Beauty surrounds us, but we usually need to be walking in a garden to know it - Rumi
The Fourth Sunday of Easter is known as Good Shepherd Sunday from the Gospel reading for the day. Jesus often used the imagery of shepherds because it was central to the economy of the Jews, but more importantly to their history and religious thought. Many of the great figures of their history and religion had been shepherds at least for part of their lives. Abraham, Isaac and Jacob all had flocks of sheep whilst Moses and David both worked as shepherds before they were called to lead God’s people to a better life. They were called by God to become shepherds of men. God worked through them but they brought their shepherding skills to their new work. So what about us?
In the Gospel reading St John tells us that Jesus says: ‘I am the good shepherd. The good shepherd lays down his life for the sheep.’ John 10:11 NRSV. This is indeed Good News but later he says: ‘I have other sheep that do not belong to this fold. I must bring them also, and they will listen to my voice. So there will be one flock, one shepherd’. Where do they fit in to God’s plan and who are they anyway? The disciples who first heard those words probably assumed that Jesus was referring to other Jews who did not at present follow “The Way” as they were known. At His Ascension Jesus made it clear to them that: ‘… you will receive power when the Holy Spirit has come upon you; and you will be my witnesses in Jerusalem, in all Judea and Samaria, and to the ends of the earth.’ Acts 1:8NRSV, yet, despite this they still held to the view that Christianity was part of their Jewish religion, a fulfilment of it, for Jews wherever they were throughout the world. Indeed, had it not been for the evangelism of St Paul Christianity might well have remained just that, a small Jewish sect among many others, which would probably have died out when the Roman Emperor Nero wreaked havoc on the Jewish people blaming the Christians for the Jewish Revolt.
All countries, and all communities are necessarily made up of so many disparate parts; persons of different ethnicity, sexual orientation perhaps, rich and poor, well fed and starving, able and disabled, some living in multi-million pound mansions whilst some exist homeless, begging on the streets. Some may be Christian whilst many may not, yet, I believe that Jesus encompasses all of these when he says; ‘I have other sheep that do not belong to this fold. I must bring them also.’ Each member of society, whoever he or she is needs to hear His voice so that ‘there will be one flock, one shepherd’.
Now, we need to remember that as Christians we are not an elite, privileged few who by our regular attendance at church, putting money in the collection plate and singing the right hymns have already booked our place on the bus heading for heaven. We are called to be ‘good shepherds’. We must, therefore be open to accepting those of a different flock, those who are “not like us” into our church family, making provision for their disability, understanding their difficulties and listening to their problems. In other words making them truly welcome so that they feel comfortable and accepted in the family of the church. We are to invite them to join the adventure of following Jesus, to discover with us a new way of being human – a way to live differently. After all, there are usually at least two doors to any church and whilst it may be easy to get people in by the front door they can leave just as quickly by the back door.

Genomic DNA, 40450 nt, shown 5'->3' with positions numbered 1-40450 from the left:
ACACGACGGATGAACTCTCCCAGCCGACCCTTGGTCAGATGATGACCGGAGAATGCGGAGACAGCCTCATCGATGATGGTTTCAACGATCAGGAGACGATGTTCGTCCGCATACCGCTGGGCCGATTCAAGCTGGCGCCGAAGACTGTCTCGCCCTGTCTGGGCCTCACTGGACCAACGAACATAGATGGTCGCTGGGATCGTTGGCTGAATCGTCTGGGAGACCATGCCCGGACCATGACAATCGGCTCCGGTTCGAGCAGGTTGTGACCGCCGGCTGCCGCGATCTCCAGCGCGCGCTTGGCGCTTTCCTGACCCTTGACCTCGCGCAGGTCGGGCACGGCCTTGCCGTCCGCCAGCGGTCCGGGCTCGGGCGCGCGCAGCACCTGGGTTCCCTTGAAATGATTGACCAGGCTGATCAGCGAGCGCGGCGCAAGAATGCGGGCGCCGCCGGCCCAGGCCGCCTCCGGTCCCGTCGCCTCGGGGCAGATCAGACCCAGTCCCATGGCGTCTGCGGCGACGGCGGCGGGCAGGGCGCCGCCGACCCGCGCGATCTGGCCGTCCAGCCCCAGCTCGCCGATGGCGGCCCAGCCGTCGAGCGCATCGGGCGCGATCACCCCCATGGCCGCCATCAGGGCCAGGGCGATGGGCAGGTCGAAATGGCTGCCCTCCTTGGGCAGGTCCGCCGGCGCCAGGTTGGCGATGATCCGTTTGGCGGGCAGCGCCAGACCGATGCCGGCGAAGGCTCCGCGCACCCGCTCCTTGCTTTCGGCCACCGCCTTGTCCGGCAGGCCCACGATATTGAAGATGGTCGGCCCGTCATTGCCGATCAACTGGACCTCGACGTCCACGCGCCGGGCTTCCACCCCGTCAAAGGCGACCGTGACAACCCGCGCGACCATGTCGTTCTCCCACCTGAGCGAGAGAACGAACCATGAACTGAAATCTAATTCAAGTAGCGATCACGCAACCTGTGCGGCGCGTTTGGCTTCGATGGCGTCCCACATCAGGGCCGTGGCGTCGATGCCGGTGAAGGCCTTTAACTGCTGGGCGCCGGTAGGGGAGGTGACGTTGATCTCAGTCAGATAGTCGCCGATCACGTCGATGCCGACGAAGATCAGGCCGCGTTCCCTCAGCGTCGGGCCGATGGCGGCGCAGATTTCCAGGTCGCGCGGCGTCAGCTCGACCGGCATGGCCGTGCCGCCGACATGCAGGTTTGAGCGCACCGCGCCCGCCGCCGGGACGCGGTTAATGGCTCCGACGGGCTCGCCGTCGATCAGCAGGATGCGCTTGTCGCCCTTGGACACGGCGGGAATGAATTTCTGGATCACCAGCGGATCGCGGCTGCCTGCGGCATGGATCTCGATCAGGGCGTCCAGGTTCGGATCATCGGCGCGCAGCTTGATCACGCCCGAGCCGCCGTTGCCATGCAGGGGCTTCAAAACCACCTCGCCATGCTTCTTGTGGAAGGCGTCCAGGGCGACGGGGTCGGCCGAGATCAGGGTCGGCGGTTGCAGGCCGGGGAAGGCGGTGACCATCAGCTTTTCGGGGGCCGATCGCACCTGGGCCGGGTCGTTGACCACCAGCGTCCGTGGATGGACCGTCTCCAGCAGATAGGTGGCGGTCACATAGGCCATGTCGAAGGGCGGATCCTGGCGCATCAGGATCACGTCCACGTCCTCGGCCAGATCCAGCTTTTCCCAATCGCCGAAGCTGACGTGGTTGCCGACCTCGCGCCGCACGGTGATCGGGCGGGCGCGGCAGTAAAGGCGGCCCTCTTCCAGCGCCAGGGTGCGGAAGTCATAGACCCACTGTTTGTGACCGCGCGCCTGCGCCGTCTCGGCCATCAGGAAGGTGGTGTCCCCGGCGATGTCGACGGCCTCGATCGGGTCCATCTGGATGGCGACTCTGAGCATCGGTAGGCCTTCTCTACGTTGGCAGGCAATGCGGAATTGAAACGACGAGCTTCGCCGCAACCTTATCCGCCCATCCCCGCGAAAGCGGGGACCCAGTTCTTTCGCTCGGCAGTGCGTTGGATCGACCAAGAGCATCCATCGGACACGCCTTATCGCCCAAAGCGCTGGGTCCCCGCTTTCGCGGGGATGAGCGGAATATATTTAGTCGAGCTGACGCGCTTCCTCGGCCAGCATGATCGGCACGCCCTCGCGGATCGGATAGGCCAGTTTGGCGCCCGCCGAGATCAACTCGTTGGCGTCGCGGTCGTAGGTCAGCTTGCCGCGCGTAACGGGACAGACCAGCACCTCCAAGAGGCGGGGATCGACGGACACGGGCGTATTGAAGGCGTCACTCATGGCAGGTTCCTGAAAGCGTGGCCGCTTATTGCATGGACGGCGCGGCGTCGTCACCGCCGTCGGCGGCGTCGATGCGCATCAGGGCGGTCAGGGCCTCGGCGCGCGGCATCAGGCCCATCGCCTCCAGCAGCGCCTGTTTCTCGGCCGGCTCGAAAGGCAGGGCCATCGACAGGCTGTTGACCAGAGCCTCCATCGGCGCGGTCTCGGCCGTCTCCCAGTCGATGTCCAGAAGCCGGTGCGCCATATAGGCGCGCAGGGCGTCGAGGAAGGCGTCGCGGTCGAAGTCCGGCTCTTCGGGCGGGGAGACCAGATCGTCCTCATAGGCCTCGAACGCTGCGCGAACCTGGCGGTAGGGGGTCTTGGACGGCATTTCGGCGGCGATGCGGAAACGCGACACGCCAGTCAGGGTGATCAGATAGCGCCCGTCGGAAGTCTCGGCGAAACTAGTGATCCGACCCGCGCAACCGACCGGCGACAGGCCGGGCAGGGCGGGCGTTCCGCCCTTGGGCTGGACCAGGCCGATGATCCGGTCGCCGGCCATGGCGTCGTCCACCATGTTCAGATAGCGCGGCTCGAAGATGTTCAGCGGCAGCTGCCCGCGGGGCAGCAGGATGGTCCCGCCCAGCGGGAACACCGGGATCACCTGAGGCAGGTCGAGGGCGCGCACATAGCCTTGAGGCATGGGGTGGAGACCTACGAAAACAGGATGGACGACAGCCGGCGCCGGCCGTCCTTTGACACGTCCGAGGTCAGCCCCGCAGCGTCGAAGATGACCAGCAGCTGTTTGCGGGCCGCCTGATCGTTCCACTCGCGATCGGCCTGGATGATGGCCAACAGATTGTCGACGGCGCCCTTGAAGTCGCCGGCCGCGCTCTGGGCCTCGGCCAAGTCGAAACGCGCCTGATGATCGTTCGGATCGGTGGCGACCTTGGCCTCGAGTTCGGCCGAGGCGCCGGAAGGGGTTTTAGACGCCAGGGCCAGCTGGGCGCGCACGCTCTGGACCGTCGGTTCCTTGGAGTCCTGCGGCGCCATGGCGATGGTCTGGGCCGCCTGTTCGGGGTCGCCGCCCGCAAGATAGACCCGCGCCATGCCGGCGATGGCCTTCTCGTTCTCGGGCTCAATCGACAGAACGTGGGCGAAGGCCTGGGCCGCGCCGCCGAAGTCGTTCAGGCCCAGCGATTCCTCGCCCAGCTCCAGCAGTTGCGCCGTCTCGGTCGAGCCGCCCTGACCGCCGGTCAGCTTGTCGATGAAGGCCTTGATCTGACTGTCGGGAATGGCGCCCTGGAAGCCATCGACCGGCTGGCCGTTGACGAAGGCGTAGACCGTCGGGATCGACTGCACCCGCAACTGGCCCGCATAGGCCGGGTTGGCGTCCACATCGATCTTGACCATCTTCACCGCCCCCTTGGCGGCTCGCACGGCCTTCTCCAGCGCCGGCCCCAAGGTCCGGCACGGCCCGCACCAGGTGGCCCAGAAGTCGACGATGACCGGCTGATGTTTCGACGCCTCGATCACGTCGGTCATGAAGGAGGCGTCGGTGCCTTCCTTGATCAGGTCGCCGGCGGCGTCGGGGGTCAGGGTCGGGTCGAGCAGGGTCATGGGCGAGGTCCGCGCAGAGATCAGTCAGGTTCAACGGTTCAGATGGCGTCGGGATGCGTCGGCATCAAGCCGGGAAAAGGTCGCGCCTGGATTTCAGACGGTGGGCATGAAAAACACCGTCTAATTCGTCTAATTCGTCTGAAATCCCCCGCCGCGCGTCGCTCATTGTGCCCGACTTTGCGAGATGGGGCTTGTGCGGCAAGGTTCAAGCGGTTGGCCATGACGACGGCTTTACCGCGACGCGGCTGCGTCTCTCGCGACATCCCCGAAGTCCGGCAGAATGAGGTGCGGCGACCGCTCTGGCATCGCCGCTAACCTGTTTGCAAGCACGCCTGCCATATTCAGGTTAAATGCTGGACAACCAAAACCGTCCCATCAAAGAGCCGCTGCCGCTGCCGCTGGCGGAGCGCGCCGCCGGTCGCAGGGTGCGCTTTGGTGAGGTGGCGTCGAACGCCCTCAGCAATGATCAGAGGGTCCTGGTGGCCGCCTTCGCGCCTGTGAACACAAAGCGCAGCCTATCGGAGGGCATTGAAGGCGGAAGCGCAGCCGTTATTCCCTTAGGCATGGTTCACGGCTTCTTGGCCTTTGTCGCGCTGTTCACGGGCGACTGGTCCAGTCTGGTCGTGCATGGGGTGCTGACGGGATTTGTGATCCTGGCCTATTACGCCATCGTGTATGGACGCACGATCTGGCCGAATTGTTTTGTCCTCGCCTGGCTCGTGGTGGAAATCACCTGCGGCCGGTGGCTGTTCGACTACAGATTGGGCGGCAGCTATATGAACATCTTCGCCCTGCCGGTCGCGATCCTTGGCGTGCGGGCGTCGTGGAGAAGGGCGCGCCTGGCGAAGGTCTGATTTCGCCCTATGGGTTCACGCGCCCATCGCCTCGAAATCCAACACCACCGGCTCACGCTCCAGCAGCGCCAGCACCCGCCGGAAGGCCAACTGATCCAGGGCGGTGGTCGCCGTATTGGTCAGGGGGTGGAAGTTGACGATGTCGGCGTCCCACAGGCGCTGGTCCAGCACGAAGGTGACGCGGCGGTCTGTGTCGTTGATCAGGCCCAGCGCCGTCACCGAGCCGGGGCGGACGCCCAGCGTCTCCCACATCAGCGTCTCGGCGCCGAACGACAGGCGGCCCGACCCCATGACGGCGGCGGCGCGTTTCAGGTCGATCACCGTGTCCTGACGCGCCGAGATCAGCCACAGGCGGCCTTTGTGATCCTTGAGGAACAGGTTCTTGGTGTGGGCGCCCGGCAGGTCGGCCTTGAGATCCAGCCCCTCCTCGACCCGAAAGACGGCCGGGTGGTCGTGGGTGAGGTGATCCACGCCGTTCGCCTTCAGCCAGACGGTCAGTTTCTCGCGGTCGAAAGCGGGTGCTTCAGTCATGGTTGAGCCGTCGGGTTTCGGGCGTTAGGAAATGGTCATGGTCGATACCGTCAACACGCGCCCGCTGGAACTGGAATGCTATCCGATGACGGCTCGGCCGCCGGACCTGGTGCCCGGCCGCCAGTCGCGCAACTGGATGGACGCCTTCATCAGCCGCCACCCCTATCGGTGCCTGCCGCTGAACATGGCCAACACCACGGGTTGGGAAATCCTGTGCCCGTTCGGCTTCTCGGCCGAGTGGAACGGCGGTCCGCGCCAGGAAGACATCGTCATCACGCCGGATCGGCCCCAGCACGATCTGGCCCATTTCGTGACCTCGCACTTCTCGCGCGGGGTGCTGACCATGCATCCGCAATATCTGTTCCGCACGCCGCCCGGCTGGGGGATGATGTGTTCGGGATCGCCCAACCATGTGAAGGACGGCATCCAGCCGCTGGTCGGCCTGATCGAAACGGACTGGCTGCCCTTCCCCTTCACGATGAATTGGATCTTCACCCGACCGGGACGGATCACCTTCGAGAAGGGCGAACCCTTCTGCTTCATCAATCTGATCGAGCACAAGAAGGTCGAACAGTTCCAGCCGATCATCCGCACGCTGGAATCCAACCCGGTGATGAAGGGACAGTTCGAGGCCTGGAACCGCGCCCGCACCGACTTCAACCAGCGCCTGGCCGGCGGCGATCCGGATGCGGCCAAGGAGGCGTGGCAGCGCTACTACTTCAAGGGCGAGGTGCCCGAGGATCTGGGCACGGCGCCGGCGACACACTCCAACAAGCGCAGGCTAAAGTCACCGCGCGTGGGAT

You may feel that this is all so very obvious as not to need repeating, but reflect on this event which I am told happened at a church recently.
Mother and her six young children had attended Messy Church for a while and everyone enjoyed themselves. One Sunday morning she brought them to Sung Eucharist at 10am. Being children the youngsters enjoyed themselves playing with the familiar toys at the back of the church. Unfortunately some of the congregation found it unsettling and left the service, although the majority stayed. Embarrassed at the confusion she felt she had caused she gathered up her little flock and fled the building never to be seen again; which is a pity since she may have been the one lost sheep that Jesus was looking for having left the other ninety nine singing their hymns of worship as they always did at this time on a Sunday.
So let us take a good look at ourselves and our church and ask if we really are ‘good shepherds’. Do we welcome those ‘other sheep that do not belong to this fold’, into our church family, allowing them also to ‘listen to my voice’, so that there will be ‘one flock, one shepherd’ our Lord Jesus Christ. Let us take time this week to think and pray about that.
Peter is a father and a grandfather who has been retired from full time employment for a number of years